The Center for American Progress (CAP) released a report today claiming that the use of Lucentis for the treatment of age-related macular degeneration (AMD) wastes $1 billion a year. If you speak with anyone who has watched a loved one lose their vision to AMD, you would not think that proper treatment of this disease is a “waste.” AMD is a progressive eye disease that predominantly affects older people. In my grandfather’s case, it robbed him of his ability to drive a car and also took away simple joys that kept him connected to the world like reading the newspaper, watching the nightly news and Turner Classic Movies, and even engaging in coffee conversations around the dinner table.
CAP’s report is based on Centers for Medicare & Medicaid Services Medicare physician payment data which included Lucentis, the drug approved by the Food and Drug Administration (FDA) to treat AMD, as one of the highest-volume costs in the data set. However, the CAP report focuses only on the cost of the drug as the cause for the high utilization rate, rather than the increasing number of older people who are requiring treatment for AMD as a result of advancing age and the graying of the population.
The report would have you believe that the solution for slashing this $1 billion price tag is to promote the off-label use of a similar drug called Avastin, approved by the FDA to treat cancer. The off-label use of Avastin costs 40 times less than Lucentis per injection but the dirty truth is that many of these injections of Avastin are produced in compounding pharmacies that are not regularly inspected by the FDA. Because of lower standards for purity and a lack of inspection for compounding pharmacies, off-label use of Avastin for the treatment of AMD has been linked to more extensive and premature blindness. Reports of these complications have been in the news since 2011, when the New York Times first called attention to this unsafe practice. Unfortunately, the scope of recent legislation passed to improve oversight of compounding pharmacies does not extend to those producing injections of Avastin for AMD. The most recent report of contaminated lots of Avastin intended for AMD treatment was just last year. The injections originated in a Georgia compounding pharmacy.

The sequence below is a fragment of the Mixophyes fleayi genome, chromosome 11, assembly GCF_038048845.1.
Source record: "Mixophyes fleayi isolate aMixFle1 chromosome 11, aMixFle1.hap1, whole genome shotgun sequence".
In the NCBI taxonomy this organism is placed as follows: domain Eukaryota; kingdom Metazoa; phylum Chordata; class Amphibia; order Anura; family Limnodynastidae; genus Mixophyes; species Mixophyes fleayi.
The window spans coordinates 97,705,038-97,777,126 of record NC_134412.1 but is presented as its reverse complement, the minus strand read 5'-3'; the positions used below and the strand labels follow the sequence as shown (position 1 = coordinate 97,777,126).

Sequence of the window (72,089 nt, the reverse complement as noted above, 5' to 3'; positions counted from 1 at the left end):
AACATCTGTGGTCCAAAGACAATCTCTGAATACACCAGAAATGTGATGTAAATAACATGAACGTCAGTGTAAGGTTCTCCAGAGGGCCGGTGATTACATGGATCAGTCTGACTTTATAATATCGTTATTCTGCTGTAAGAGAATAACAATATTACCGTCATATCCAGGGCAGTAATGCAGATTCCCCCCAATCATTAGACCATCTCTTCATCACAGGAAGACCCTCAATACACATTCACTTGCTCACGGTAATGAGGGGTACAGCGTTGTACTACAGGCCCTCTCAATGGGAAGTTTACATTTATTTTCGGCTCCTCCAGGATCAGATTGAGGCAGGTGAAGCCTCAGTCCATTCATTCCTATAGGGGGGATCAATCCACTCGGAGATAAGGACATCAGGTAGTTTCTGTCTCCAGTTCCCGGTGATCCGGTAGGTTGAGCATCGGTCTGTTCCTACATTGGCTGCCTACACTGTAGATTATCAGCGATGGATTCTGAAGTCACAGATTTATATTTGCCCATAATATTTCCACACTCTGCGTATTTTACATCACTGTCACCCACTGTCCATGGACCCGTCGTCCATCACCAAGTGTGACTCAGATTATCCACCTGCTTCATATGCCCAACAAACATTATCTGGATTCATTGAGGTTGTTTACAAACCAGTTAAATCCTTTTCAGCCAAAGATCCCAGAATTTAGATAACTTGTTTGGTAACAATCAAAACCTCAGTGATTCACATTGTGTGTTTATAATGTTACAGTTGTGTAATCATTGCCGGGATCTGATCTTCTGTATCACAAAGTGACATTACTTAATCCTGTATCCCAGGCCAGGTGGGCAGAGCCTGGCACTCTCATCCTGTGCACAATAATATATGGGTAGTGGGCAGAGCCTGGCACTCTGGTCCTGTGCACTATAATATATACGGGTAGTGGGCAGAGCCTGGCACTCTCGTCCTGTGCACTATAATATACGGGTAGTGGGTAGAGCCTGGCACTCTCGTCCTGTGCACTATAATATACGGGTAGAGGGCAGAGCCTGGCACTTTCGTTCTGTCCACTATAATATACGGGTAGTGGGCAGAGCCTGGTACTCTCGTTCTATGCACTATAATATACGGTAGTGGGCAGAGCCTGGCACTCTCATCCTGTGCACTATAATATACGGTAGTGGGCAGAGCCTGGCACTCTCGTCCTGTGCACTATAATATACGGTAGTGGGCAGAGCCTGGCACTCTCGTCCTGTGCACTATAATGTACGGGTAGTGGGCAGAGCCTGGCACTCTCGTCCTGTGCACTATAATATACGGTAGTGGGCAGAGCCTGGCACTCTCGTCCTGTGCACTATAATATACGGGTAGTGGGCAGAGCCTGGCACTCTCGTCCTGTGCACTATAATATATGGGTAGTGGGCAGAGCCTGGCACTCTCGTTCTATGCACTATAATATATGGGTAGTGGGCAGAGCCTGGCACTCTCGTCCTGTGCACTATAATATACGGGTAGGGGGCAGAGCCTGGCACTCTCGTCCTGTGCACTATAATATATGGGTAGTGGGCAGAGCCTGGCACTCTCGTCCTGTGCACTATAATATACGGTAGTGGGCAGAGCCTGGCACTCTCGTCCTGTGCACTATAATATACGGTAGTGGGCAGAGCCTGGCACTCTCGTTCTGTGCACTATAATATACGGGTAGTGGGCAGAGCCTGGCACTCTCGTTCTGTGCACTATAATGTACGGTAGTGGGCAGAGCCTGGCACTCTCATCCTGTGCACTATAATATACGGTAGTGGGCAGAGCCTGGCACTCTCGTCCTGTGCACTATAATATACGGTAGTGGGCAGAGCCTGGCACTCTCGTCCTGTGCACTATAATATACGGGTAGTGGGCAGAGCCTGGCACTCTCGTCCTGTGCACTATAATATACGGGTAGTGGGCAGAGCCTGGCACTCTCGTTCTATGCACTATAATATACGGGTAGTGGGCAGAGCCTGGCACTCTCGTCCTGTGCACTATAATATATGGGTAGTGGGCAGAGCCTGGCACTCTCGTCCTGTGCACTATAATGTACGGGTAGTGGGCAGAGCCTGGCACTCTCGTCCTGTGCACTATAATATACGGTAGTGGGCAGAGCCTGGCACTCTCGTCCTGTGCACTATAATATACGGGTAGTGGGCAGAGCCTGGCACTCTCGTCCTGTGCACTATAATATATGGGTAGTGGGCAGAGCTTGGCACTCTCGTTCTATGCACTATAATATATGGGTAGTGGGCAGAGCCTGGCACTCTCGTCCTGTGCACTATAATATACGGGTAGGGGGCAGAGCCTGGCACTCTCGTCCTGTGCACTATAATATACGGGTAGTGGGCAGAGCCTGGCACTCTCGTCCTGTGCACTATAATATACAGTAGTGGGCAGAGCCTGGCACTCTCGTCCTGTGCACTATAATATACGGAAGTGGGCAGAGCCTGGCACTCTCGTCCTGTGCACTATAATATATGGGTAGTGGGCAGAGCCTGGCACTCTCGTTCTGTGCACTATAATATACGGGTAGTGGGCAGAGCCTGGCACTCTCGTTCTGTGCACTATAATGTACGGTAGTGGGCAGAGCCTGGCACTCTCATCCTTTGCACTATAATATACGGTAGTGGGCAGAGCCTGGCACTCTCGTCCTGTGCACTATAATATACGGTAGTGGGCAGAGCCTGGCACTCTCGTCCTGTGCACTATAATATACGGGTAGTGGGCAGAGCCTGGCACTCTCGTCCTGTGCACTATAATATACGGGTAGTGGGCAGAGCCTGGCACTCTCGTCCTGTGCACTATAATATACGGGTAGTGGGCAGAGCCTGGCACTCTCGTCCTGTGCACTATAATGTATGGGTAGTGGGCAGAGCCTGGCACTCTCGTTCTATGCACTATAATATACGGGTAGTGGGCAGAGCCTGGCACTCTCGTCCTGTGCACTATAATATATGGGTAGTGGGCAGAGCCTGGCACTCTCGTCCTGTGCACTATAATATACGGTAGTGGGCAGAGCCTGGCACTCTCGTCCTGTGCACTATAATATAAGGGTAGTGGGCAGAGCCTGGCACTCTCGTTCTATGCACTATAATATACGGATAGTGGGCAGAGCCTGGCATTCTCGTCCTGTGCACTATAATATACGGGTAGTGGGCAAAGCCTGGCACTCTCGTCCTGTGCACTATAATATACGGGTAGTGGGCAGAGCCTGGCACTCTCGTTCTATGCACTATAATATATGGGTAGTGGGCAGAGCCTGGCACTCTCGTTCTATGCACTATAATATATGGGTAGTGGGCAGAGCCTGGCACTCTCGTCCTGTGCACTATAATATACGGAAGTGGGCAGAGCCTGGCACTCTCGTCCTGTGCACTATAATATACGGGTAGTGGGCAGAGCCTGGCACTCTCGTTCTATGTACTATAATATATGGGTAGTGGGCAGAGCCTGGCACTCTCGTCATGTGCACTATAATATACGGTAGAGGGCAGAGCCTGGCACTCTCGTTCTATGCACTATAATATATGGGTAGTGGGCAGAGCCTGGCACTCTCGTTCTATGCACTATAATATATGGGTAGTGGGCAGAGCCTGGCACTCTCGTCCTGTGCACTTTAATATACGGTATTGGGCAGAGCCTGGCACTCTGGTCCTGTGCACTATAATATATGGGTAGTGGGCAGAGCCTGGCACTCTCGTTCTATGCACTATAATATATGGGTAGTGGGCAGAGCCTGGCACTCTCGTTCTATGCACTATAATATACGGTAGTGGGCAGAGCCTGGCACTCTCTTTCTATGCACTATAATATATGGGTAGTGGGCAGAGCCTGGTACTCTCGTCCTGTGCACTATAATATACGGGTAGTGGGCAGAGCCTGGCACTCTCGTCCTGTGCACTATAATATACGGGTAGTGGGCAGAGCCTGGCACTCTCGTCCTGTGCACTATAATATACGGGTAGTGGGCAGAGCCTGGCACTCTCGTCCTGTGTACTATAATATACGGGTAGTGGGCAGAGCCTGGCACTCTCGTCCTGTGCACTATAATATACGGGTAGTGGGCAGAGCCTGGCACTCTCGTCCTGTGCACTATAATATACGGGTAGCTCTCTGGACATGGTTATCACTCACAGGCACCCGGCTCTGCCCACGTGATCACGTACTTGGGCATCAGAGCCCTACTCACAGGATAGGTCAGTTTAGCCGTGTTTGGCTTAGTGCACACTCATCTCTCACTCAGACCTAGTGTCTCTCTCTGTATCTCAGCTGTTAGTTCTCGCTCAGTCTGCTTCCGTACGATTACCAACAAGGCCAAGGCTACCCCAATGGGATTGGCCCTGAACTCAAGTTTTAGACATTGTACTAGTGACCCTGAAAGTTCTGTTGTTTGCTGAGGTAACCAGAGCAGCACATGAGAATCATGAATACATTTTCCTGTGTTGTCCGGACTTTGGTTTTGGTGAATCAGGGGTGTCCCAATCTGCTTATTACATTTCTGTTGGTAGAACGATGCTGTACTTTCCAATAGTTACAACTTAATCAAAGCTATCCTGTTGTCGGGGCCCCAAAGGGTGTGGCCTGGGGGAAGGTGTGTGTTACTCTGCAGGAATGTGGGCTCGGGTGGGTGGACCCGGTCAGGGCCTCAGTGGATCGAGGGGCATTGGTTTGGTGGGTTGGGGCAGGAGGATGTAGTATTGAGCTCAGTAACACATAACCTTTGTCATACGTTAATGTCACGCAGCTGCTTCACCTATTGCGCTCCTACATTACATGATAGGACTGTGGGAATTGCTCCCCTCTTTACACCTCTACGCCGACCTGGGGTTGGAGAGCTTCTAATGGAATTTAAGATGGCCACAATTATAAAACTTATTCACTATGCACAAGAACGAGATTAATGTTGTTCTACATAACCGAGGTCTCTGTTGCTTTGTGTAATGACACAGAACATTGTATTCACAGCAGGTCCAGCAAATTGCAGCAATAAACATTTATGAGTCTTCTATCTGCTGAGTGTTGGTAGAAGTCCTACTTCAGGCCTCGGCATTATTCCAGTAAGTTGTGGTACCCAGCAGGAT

This is one of those cases where if the solution sounds simple you need to look deeper because it probably is too good to be true. Those of us who want more independence and improved quality of life for people as they grow older need to look beyond the cost of a drug. We don’t have the luxury of turning a blind eye on what is best for patients.